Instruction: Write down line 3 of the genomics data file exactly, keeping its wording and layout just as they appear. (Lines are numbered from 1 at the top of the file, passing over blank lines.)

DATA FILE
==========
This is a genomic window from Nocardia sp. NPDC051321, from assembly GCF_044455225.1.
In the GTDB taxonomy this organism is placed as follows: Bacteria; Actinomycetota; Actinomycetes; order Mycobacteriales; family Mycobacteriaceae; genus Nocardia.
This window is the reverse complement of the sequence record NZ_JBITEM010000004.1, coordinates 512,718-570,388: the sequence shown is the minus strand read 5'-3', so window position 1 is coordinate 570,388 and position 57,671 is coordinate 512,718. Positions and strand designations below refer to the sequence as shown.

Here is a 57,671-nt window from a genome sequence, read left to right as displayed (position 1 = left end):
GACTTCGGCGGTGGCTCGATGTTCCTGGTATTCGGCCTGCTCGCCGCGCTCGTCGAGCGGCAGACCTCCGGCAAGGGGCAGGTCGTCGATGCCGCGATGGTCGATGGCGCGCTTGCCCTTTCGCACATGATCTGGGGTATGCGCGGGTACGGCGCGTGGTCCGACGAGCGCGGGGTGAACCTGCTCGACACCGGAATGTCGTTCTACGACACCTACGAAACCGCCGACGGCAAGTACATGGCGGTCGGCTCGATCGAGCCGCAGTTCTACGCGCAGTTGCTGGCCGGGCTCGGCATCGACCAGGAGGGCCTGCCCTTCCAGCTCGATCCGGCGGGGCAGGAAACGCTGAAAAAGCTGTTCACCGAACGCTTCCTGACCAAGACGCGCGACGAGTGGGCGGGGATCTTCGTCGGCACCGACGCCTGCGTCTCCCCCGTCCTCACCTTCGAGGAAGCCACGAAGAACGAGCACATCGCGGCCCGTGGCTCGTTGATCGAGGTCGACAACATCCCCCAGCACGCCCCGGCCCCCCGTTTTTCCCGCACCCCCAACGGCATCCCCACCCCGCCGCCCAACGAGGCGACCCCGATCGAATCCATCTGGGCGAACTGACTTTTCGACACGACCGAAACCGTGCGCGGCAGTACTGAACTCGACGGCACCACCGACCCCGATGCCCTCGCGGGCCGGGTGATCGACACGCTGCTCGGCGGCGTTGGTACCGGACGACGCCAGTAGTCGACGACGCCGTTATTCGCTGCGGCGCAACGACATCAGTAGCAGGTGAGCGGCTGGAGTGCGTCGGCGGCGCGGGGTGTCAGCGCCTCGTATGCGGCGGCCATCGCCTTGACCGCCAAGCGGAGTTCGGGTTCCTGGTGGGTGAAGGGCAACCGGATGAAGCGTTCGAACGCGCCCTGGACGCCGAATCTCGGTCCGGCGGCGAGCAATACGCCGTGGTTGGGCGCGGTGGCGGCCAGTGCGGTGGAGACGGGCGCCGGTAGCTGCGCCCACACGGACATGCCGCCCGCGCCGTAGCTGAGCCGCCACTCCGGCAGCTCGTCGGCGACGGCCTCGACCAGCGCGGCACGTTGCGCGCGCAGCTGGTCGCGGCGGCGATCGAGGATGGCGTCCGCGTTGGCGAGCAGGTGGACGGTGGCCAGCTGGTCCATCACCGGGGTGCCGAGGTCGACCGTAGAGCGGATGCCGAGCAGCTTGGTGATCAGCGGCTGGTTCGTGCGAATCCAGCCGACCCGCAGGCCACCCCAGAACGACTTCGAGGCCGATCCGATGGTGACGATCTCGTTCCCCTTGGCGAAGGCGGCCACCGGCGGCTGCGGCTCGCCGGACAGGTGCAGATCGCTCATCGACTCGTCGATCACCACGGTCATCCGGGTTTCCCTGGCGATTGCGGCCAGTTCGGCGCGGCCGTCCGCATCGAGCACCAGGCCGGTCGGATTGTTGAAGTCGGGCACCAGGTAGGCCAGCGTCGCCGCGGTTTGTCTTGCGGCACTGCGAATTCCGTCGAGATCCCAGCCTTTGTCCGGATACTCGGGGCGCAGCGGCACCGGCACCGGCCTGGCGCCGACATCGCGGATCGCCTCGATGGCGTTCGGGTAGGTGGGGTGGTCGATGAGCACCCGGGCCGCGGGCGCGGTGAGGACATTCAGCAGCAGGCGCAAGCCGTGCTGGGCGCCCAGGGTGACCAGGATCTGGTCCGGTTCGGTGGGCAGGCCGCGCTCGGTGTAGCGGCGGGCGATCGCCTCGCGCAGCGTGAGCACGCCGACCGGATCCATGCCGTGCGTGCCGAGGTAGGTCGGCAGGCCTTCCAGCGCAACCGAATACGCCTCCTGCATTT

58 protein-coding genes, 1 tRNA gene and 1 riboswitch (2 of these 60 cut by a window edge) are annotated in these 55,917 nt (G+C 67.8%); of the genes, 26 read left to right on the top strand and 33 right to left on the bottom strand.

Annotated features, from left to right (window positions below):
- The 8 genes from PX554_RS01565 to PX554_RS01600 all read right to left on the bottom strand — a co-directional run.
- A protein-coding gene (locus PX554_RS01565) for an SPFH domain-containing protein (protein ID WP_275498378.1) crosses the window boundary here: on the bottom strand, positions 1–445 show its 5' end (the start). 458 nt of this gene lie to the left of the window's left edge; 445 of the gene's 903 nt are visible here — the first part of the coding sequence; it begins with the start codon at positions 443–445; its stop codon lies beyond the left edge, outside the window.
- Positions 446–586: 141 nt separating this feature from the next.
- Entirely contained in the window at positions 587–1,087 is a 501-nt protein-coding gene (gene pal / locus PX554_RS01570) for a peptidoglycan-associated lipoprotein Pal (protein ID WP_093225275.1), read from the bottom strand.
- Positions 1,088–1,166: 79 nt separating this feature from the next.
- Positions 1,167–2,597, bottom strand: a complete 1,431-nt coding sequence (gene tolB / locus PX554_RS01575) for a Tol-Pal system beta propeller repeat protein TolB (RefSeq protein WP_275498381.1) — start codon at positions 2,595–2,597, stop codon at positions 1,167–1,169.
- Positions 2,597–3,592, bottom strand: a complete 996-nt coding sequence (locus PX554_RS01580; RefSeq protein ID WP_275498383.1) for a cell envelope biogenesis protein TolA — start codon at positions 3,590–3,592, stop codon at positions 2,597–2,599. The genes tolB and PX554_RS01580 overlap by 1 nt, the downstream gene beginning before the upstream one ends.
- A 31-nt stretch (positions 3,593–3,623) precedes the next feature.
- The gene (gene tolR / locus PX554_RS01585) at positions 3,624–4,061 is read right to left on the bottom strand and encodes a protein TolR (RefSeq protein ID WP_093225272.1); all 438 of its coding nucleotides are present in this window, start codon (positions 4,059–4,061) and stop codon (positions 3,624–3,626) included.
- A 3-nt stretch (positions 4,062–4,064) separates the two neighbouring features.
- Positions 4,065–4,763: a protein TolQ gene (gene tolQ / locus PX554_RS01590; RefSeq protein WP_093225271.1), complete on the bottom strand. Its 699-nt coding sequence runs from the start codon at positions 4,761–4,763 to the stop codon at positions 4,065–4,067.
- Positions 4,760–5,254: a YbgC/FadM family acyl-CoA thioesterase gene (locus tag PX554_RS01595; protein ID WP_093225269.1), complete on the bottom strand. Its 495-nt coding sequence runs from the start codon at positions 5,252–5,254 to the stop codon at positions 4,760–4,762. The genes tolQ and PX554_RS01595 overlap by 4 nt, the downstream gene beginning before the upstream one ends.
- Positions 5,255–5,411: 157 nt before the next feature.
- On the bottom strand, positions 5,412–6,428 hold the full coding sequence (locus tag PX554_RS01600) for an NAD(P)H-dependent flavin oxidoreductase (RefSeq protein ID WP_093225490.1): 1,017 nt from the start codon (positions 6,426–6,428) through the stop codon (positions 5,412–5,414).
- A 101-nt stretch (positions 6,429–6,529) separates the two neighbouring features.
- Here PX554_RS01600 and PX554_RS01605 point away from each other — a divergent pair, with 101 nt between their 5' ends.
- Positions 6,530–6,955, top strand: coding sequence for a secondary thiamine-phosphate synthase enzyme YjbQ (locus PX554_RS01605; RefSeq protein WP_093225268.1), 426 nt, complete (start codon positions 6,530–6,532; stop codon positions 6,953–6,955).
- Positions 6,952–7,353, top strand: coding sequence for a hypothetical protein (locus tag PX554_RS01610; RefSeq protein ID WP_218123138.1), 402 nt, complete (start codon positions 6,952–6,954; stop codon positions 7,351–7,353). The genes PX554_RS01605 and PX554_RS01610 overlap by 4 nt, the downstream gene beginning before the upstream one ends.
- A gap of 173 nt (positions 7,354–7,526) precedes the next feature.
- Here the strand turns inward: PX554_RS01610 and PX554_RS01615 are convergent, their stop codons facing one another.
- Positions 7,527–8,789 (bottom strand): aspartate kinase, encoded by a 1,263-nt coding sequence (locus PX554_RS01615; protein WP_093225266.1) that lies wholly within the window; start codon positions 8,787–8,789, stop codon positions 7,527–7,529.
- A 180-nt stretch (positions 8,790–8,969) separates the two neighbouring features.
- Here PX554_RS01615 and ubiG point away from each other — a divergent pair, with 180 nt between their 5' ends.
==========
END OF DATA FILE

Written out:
This window is the reverse complement of the sequence record NZ_JBITEM010000004.1, coordinates 512,718-570,388: the sequence shown is the minus strand read 5'-3', so window position 1 is coordinate 570,388 and position 57,671 is coordinate 512,718. Positions and strand designations below refer to the sequence as shown.